And then one day on a business trip Paul suddenly found himself at the crossroads of life, facing perhaps the most sudden and dramatic mid-life crises recorded in human history.

The risen Christ appeared to Paul in a blaze of glorious light, leaving him blinded for three days — his certainties about life turned upside down.  After an extended period of deep reflection and prayer, Paul embraced the central task of his second half of life.  It wasn’t about himself and his ego needs.  It was about sharing the Gospel – the extraordinary grace and love of God that had been revealed to him in his encounter with the risen Christ.

In the passage I read this morning, Paul is now deep into the second half of his life.  He is an old man.

He states a simple fact: “Our outer nature is wasting away.”

A simple test as to whether you’ve reached that second half of life is whether somewhere in your body you can resonate with this statement: “Our outer nature is wasting away.”

If you can’t, be assured that gradually the indicators of this truth will reveal themselves over time: wrinkles appear where once there were none, the skins sags, and the hair begins to turn gray. The joints begin to ache and energy wanes.

How do we deal with this truth that our outer nature is wasting away?

Well, we can take appropriate steps to hold off the “wasting away” process:  We can begin to take better care of our bodies, pursue a healthier lifestyle, hoping to recover more energy.

We can redouble our efforts to be productive and effective in this world.

This is all good, except when the motivation arises from an underlying sense of terror in response to Paul’s simple truth:  our outer natures are indeed wasting away.  Eventually our bodies will turn to dust.

We live in a culture that often seems driven by such terror.  Youth is idolized, and billions of dollars are spent by people to look and feel young.  In contrast to the vast majority of cultures throughout human history in which elders have been respected as potential sources of wisdom, our culture seems intent on pushing the people we call “elderly” to the sidelines of life so they won’t be right there in the midst of life reminding us of our common destiny.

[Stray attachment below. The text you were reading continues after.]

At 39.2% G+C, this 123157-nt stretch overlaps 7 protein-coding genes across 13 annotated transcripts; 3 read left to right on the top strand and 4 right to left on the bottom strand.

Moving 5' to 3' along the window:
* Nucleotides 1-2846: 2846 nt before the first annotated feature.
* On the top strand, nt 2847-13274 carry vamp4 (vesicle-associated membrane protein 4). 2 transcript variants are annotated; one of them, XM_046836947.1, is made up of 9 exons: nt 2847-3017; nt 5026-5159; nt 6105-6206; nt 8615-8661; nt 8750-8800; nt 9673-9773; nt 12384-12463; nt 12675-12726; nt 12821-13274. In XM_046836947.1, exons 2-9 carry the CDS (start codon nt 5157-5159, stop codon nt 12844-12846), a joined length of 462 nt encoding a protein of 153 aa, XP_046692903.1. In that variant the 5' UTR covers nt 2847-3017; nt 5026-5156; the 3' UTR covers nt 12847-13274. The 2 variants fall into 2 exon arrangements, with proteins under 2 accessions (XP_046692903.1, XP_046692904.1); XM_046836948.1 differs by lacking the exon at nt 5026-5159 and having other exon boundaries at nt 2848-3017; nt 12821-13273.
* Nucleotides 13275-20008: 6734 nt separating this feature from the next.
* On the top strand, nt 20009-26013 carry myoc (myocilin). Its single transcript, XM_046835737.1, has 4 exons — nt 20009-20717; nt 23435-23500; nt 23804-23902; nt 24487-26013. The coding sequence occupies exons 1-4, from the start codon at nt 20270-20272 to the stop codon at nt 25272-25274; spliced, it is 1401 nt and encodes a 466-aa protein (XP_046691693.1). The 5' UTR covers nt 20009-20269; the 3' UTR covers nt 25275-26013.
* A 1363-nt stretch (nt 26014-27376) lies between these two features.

Sometimes mid-life crises can lead people to do destructive things in a desperate attempt to feel young again: to perhaps betray trusts in order to climb higher in the success ladder of life’s first half, or have an affair to experience again the youthful thrill of “falling in love” which isn’t actually real love, because such love inevitably fades.

But the truth must be faced: our outer nature is wasting away, and if we don’t face the truth and embark on the spiritual journey to which we are called, as Jung indicated growing old will mean increasing depression, anxiety, bitterness, and despair.

For Paul, however the fact that our outer nature is wasting away isn’t cause for despair, it is rather an invitation to go deeper, to address the longings of our soul – to look beyond the visible to the invisible — to return to the truth that the most important things in life can’t be measured the way our cholesterol, or our money in the bank or grain in our barn can be measured.

The Gospel to which Paul witnessed invites us to see our lives from a higher perspective than that of our little egos caught up in the struggle to succeed in this world.  The inevitable suffering that comes from living in this world that is in bondage to decay is as Paul calls it but “a slight momentary affliction” in comparison to “the eternal weight of glory beyond all measure.”

In the light of the Gospel we recognize that what matters most is real love – not the fleeting infatuation of youthful “falling in love.”  The love that endures.  The love of giving oneself freely to others, to God.

As we learn to surrender the ego that rules the first half of our lives, Paul says, “our inner nature is renewed daily”, because love will flow through us more easily, and whenever it does, we make contact with our eternal souls.

The love we share with one another is the one thing that is eternal – the one thing that doesn’t “waste away”.  It is treasure in heaven.

So, in Holy Communion, we remember the meal Jesus shared with his disciples the night before he died. He was perhaps 33 years old. With a much shorter life span in those days, Jesus was well into the second half of life.

If Jesus had focused on what is visible – if he were focused on that first task of life, defending our personal little kingdoms rather than focusing on God’s kingdom — he would have fled back to Galilee to live to fight another day.  But his focus was not on what is visible to the human eye, but rather on the invisible — the “eternal weight of glory beyond all measure” – the wondrous love of God that he was invited to give expression to by laying down his life for all people, trusting that the love of God would not abandon him in death.

As we come to the communion table, we humbly acknowledge that our outer nature is passing away, but we come gladly, for in the bread and cup the grace of Jesus is offered to us – a grace that assures us we need not be afraid that our outer nature is wasting away — a grace that awakens the love deep within us that expresses the very image of the eternal God, a love that connects us with every other human being.